One important exception that I have found in my own practice is the condition called Aggressive Energy by Worsely, that I would call "pathogenic heat in the yin organs" (I have to thank Bob Flaws for his explanations of "Yin Fire Theory" and "Law of Similar Transformation" for helping me understand this concept). I have found that a week may be too long to wait, as this often needs several sessions to clear. Greater success is achieved by clearing this on a daily basis for several sessions.

Five Element is clearly not normally addressing the acute or virulent. I would be first to agree that it should not be the first choice of approach in emergency or epidemic situations. However, it is ideally suited for the kind of persistent or chronic problems that are most common in our Western practices. Indeed (paradoxically), it often helps with many patients that the texts are beyond acupuncture; for example, when a person is severely depleted, especially in yin and blood. It is easy to see these as situations that cannot be forced, where more intensive acupuncture treatment would be contra-indicated.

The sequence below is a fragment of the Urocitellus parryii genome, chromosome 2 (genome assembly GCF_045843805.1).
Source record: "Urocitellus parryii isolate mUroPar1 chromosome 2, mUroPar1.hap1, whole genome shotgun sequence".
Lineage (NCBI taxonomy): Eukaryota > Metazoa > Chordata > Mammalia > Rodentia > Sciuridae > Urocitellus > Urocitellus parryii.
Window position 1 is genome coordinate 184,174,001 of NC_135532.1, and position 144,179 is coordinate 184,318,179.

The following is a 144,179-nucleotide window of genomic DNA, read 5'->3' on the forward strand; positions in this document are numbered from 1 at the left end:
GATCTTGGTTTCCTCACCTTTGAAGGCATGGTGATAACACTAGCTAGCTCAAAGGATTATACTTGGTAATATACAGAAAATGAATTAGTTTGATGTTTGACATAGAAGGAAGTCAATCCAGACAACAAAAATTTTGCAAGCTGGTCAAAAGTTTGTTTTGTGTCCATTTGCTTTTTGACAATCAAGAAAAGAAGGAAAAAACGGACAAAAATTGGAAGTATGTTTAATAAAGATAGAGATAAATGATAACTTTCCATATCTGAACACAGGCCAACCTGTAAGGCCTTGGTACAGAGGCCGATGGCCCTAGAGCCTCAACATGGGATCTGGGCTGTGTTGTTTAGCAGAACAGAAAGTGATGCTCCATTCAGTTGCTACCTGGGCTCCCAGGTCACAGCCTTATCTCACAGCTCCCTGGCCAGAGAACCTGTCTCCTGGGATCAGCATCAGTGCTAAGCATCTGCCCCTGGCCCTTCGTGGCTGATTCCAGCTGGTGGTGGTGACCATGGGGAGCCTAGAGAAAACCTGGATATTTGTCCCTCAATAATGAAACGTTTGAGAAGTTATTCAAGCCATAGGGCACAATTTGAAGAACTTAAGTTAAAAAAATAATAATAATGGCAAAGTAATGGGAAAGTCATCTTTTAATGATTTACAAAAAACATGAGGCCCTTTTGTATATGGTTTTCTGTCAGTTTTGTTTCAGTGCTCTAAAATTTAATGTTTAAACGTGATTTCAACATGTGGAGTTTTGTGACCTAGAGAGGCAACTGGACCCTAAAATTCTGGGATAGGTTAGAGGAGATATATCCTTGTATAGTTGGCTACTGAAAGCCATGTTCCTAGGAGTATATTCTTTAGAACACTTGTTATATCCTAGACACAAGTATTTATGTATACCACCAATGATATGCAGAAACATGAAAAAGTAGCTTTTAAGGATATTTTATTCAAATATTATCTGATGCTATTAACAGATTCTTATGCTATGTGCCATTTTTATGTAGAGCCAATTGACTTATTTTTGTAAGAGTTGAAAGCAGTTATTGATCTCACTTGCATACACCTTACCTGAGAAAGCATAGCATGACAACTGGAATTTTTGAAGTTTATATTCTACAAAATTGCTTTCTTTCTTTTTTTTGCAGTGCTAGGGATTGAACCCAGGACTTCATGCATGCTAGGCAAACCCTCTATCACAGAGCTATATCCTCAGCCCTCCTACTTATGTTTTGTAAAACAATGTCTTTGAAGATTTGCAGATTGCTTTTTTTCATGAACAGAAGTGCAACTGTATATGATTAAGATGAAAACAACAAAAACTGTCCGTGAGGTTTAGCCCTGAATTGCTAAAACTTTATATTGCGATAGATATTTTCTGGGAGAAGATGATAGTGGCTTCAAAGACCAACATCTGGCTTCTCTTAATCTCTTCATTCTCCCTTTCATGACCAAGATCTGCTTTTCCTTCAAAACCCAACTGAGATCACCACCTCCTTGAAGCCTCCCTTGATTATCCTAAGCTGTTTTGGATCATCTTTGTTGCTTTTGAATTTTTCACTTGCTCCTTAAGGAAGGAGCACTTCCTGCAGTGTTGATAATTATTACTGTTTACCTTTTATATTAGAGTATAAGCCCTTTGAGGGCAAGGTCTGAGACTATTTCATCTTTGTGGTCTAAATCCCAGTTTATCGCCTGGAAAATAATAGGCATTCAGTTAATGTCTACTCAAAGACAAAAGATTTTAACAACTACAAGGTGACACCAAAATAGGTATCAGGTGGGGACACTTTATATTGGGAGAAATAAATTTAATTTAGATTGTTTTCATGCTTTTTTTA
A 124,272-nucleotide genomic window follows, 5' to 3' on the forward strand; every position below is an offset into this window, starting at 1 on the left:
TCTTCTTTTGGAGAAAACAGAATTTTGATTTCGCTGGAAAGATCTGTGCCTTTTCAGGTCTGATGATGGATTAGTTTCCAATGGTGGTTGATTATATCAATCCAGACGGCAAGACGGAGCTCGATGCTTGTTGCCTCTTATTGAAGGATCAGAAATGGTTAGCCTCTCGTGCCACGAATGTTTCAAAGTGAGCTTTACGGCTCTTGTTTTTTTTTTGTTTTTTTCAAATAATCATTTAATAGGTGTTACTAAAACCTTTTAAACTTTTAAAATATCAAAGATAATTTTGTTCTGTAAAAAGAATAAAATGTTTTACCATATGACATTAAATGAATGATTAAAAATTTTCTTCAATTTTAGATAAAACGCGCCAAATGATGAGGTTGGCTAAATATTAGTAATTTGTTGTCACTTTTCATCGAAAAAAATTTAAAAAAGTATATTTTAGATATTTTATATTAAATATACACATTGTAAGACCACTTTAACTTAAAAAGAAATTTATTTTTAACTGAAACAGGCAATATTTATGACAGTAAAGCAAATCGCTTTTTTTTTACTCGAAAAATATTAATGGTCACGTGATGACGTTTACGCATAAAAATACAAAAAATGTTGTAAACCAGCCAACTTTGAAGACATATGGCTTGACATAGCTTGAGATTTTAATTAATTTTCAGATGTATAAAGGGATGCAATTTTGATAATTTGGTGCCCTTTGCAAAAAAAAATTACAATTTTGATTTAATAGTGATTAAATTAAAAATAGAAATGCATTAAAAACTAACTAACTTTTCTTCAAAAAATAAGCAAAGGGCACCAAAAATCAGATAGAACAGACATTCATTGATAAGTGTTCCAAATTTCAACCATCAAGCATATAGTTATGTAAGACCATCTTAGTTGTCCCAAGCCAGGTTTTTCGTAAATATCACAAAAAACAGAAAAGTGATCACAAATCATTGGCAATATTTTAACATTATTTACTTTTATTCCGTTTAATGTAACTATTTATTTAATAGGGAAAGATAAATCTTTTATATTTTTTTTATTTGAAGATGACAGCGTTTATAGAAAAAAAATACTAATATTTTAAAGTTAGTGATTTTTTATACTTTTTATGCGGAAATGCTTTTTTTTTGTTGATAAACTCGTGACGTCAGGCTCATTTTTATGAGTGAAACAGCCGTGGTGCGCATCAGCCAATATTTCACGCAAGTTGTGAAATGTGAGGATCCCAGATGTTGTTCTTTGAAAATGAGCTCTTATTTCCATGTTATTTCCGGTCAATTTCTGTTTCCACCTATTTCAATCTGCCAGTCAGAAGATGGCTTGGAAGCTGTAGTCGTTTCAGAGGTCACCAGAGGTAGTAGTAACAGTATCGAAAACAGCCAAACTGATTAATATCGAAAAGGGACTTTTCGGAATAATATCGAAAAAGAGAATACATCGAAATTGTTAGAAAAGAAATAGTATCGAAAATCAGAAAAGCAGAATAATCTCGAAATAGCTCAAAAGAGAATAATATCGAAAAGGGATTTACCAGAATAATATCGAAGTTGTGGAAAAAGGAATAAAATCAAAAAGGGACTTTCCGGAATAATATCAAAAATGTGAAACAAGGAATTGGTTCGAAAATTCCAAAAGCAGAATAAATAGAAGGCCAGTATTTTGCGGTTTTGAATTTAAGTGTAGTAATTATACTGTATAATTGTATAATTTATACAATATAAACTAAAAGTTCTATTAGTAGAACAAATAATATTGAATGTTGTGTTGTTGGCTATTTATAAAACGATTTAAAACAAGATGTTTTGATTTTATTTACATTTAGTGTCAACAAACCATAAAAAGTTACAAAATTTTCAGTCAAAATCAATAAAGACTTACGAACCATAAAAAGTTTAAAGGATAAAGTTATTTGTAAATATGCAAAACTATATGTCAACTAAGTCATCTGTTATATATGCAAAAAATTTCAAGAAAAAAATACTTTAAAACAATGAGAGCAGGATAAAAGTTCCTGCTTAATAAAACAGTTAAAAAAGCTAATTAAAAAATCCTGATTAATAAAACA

It is important that we recognize that acupuncture is not one homogenous entity, and we must make sure that in our discussions we recognize that each of us may have a limited viewpoint based upon our particular approach and experience.

Andrew Prescott, BAc (UK), LAc
Via e-mail


"Wealth Seems to Be a Real Stumbling Block"

I enjoyed reading Felice Dunas' article, "Money Is Qi Is Money" (September 2007) on the business aspect of acupuncture. Wealth seems to be a real stumbling block for those engaged in our profession, and it's good to read an article by someone who grasps the business side of our profession. I'm sure you will get some very interesting mail regarding that piece.

From the medical side, we are blessed to have tools that are based historically on shamanism and shrouded in mystery, but also have access to lab testing in our modern clinical setting that can profile a patient's organic acid cycle. Needles alone will not raise public perception of who we are, but we, as physicians capable of evaluating our patients at the esoteric - as well as laboratory level - will.

Karen L. Rowe, AP, DOM
Via e-mail